According to data from 2010, mangoes generate the largest import volume of any other tropical fruit on the market, followed by pineapples, papayas and avocados. Together, these four fruits form the group that is sometimes referred to as "major tropical fruits."
While Asian tropical regions still produce the majority of the world's tropical fruit supply, other regions continue to increase production. Specifically, the Caribbean recently increased production of key tropical fruit crops. In the Asian region, Thailand produces a large amount of crops for export, among them pineapple, mango and papaya. In the western hemisphere, Mexico and Costa Rica produce significant amounts of tropical fruit for export. As of 2012, Mexico leads the world in avocado production and exports. Production in these countries is largely generated by demand in major markets such as Europe and the United States.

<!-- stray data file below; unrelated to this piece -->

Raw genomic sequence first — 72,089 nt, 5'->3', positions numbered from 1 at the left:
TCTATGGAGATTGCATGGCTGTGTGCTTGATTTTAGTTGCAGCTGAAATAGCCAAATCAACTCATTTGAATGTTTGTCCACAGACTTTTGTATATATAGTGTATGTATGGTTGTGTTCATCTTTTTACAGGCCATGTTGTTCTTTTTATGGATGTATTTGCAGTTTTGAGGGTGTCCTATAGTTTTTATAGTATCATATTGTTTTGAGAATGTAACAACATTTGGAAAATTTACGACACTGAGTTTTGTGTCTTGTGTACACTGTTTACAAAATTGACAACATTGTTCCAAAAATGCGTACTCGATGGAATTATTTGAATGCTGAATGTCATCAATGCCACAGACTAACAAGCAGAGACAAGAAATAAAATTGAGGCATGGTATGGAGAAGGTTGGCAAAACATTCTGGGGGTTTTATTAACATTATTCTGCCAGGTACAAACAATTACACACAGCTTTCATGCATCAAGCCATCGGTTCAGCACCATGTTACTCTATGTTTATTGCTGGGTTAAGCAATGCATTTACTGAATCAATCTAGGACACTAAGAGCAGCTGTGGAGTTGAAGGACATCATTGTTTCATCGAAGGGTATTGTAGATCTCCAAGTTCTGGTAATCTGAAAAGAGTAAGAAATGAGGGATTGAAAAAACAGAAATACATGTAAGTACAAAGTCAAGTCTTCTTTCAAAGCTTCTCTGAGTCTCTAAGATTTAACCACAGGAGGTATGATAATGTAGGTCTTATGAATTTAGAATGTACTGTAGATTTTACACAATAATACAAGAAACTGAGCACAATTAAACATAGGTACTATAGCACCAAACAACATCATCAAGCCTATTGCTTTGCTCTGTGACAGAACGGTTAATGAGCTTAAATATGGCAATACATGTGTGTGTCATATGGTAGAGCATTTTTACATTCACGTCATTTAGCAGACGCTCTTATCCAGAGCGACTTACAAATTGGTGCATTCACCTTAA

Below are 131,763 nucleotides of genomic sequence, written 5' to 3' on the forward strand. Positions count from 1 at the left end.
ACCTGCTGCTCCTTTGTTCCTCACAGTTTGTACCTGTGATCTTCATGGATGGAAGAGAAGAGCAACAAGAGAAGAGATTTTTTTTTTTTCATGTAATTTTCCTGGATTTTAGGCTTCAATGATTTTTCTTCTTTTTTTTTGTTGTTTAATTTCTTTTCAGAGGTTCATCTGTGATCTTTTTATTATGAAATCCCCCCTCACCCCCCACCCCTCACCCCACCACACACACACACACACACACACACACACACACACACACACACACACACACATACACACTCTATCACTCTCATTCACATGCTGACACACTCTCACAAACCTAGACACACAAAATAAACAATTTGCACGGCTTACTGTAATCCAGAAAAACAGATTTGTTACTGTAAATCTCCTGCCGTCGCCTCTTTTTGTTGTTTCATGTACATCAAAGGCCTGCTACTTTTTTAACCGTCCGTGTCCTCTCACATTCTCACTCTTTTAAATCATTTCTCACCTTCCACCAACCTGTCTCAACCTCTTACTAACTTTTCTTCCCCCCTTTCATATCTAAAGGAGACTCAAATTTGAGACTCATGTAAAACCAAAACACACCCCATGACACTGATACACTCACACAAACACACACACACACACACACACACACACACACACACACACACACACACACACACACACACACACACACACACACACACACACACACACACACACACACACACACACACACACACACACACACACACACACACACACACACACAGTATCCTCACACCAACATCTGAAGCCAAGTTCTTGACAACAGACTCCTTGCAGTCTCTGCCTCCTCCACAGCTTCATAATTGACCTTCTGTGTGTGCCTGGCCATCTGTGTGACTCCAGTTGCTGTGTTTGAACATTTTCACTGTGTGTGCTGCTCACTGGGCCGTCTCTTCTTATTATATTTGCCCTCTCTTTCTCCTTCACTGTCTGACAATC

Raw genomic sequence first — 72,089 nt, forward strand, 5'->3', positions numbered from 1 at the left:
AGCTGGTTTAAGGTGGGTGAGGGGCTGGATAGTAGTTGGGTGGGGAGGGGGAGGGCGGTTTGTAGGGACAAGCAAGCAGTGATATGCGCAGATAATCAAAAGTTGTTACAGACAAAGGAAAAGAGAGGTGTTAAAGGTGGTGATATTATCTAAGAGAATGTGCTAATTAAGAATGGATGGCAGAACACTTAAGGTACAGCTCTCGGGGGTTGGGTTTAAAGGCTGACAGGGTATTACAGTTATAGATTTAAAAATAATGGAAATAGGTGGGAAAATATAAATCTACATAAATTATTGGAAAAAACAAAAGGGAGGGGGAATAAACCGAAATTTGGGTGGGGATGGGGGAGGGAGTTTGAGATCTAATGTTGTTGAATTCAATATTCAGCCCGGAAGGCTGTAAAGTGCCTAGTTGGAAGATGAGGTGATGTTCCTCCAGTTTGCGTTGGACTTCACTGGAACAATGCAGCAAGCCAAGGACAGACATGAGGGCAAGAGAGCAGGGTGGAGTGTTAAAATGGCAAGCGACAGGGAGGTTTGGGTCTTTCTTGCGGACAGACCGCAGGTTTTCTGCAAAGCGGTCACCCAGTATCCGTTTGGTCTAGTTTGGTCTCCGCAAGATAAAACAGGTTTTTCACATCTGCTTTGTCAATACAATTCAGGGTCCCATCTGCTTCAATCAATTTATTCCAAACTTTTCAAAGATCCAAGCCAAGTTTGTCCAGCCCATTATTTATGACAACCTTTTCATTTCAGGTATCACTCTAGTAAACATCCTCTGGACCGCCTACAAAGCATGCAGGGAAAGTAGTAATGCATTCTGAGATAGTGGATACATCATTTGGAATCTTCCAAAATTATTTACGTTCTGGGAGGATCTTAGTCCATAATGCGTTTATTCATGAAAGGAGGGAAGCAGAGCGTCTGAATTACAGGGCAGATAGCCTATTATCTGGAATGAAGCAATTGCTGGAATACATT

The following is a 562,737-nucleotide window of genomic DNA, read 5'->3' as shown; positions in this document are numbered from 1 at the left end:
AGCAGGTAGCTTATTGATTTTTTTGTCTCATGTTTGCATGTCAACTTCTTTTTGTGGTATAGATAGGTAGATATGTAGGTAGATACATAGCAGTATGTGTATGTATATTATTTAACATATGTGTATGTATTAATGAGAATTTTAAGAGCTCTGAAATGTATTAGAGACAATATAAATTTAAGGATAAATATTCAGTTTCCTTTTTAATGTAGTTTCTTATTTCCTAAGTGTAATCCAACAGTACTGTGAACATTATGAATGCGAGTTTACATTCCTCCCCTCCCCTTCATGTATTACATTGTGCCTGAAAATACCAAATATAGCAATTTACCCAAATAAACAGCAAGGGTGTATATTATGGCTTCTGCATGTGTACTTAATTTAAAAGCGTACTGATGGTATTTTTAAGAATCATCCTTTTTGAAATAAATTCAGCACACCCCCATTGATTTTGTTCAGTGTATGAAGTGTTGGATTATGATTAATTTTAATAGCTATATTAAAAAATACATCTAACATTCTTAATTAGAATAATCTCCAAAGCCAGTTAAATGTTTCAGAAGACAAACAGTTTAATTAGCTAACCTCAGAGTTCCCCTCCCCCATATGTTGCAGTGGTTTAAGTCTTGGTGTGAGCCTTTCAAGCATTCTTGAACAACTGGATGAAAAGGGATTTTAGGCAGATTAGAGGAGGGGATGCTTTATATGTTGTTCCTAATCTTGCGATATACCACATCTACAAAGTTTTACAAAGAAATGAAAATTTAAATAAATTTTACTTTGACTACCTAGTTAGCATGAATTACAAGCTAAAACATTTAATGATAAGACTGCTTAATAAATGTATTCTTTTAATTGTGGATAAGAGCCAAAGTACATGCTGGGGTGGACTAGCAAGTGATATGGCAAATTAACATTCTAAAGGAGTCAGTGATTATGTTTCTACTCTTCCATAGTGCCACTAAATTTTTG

Unlike other fruits that are identified based on their characteristics, the category of tropical fruit is a designation that communicates more about where the fruit is grown rather than its appearance or flavor. The term tropical fruit typically refers to fruits that are grown within the region between the Tropic of Cancer and the Tropic of Capricorn. The unique environmental conditions in these regions allow many exotic species of vegetation to flourish. While tropical fruits vary considerably in appearance and flavor, they generally are sweeter and have higher sugar content than fruits grown in non-tropical regions.